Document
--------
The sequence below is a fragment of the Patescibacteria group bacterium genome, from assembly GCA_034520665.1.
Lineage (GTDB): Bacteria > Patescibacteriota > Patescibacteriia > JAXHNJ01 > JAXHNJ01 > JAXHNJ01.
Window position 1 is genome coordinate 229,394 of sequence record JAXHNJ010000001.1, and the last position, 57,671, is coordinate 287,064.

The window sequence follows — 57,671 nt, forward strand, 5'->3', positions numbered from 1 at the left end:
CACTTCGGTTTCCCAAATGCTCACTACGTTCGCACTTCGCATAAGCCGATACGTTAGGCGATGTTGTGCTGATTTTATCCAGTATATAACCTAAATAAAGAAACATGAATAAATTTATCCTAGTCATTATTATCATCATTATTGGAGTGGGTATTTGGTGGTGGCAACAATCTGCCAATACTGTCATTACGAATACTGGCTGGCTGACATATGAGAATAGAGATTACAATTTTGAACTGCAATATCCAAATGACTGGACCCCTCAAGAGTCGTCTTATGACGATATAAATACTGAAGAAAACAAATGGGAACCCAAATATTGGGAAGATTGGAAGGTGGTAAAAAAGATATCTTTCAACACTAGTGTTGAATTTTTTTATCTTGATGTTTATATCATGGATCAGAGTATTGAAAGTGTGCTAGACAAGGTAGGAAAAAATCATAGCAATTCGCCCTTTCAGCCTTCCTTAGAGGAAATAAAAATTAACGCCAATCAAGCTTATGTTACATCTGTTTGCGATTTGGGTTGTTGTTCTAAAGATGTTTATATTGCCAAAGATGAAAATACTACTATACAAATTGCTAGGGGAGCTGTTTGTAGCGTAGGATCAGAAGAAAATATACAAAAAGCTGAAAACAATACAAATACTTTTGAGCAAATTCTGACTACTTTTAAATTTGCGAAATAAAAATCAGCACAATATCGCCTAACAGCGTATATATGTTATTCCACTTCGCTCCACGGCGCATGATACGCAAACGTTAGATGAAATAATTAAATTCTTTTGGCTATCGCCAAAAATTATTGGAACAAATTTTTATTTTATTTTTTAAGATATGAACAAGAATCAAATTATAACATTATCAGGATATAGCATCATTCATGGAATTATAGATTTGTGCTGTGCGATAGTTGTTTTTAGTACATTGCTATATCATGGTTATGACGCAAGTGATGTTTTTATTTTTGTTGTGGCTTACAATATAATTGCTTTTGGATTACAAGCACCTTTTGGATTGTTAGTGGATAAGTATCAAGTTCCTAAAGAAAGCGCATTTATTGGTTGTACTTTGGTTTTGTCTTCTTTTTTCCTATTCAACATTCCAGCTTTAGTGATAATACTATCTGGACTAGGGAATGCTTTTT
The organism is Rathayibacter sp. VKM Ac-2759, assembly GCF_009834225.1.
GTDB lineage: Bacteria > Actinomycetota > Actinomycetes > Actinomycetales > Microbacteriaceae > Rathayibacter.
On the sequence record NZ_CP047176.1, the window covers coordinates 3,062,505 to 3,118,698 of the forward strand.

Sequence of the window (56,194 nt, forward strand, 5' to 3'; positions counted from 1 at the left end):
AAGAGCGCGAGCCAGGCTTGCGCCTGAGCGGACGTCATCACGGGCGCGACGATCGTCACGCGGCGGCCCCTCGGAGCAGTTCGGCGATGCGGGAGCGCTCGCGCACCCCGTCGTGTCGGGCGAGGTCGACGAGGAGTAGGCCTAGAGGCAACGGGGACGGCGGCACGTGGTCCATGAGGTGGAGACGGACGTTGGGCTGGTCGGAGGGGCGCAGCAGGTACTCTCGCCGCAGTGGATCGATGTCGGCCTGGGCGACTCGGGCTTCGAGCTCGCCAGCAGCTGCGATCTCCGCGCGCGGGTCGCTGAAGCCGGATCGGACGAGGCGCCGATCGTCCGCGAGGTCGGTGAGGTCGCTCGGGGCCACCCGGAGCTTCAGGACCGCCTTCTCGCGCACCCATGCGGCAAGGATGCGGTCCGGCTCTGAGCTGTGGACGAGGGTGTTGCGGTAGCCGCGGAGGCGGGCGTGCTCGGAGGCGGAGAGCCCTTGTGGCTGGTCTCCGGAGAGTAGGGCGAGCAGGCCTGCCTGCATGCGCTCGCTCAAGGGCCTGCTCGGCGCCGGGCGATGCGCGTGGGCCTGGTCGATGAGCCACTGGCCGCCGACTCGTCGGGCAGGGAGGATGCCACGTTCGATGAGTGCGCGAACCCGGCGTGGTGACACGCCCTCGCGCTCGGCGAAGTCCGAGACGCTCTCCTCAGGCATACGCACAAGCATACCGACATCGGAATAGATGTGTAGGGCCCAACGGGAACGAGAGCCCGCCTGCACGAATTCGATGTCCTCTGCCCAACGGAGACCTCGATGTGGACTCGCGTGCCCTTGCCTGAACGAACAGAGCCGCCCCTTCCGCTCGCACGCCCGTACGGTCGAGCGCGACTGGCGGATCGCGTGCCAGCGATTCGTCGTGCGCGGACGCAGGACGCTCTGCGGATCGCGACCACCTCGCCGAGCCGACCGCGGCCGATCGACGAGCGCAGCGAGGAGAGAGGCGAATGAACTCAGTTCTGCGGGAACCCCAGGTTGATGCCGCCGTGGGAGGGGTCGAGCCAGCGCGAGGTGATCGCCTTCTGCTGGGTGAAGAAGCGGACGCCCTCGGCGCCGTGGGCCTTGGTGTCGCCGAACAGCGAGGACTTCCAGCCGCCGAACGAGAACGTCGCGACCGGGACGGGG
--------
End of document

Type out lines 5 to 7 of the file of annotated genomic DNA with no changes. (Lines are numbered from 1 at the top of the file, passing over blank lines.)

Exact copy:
CACTTCGGTTTCCCAAATGCTCACTACGTTCGCACTTCGCATAAGCCGATACGTTAGGCGATGTTGTGCTGATTTTATCCAGTATATAACCTAAATAAAGAAACATGAATAAATTTATCCTAGTCATTATTATCATCATTATTGGAGTGGGTATTTGGTGGTGGCAACAATCTGCCAATACTGTCATTACGAATACTGGCTGGCTGACATATGAGAATAGAGATTACAATTTTGAACTGCAATATCCAAATGACTGGACCCCTCAAGAGTCGTCTTATGACGATATAAATACTGAAGAAAACAAATGGGAACCCAAATATTGGGAAGATTGGAAGGTGGTAAAAAAGATATCTTTCAACACTAGTGTTGAATTTTTTTATCTTGATGTTTATATCATGGATCAGAGTATTGAAAGTGTGCTAGACAAGGTAGGAAAAAATCATAGCAATTCGCCCTTTCAGCCTTCCTTAGAGGAAATAAAAATTAACGCCAATCAAGCTTATGTTACATCTGTTTGCGATTTGGGTTGTTGTTCTAAAGATGTTTATATTGCCAAAGATGAAAATACTACTATACAAATTGCTAGGGGAGCTGTTTGTAGCGTAGGATCAGAAGAAAATATACAAAAAGCTGAAAACAATACAAATACTTTTGAGCAAATTCTGACTACTTTTAAATTTGCGAAATAAAAATCAGCACAATATCGCCTAACAGCGTATATATGTTATTCCACTTCGCTCCACGGCGCATGATACGCAAACGTTAGATGAAATAATTAAATTCTTTTGGCTATCGCCAAAAATTATTGGAACAAATTTTTATTTTATTTTTTAAGATATGAACAAGAATCAAATTATAACATTATCAGGATATAGCATCATTCATGGAATTATAGATTTGTGCTGTGCGATAGTTGTTTTTAGTACATTGCTATATCATGGTTATGACGCAAGTGATGTTTTTATTTTTGTTGTGGCTTACAATATAATTGCTTTTGGATTACAAGCACCTTTTGGATTGTTAGTGGATAAGTATCAAGTTCCTAAAGAAAGCGCATTTATTGGTTGTACTTTGGTTTTGTCTTCTTTTTTCCTATTCAACATTCCAGCTTTAGTGATAATACTATCTGGACTAGGGAATGCTTTTT
The organism is Rathayibacter sp. VKM Ac-2759, assembly GCF_009834225.1.
GTDB lineage: Bacteria > Actinomycetota > Actinomycetes > Actinomycetales > Microbacteriaceae > Rathayibacter.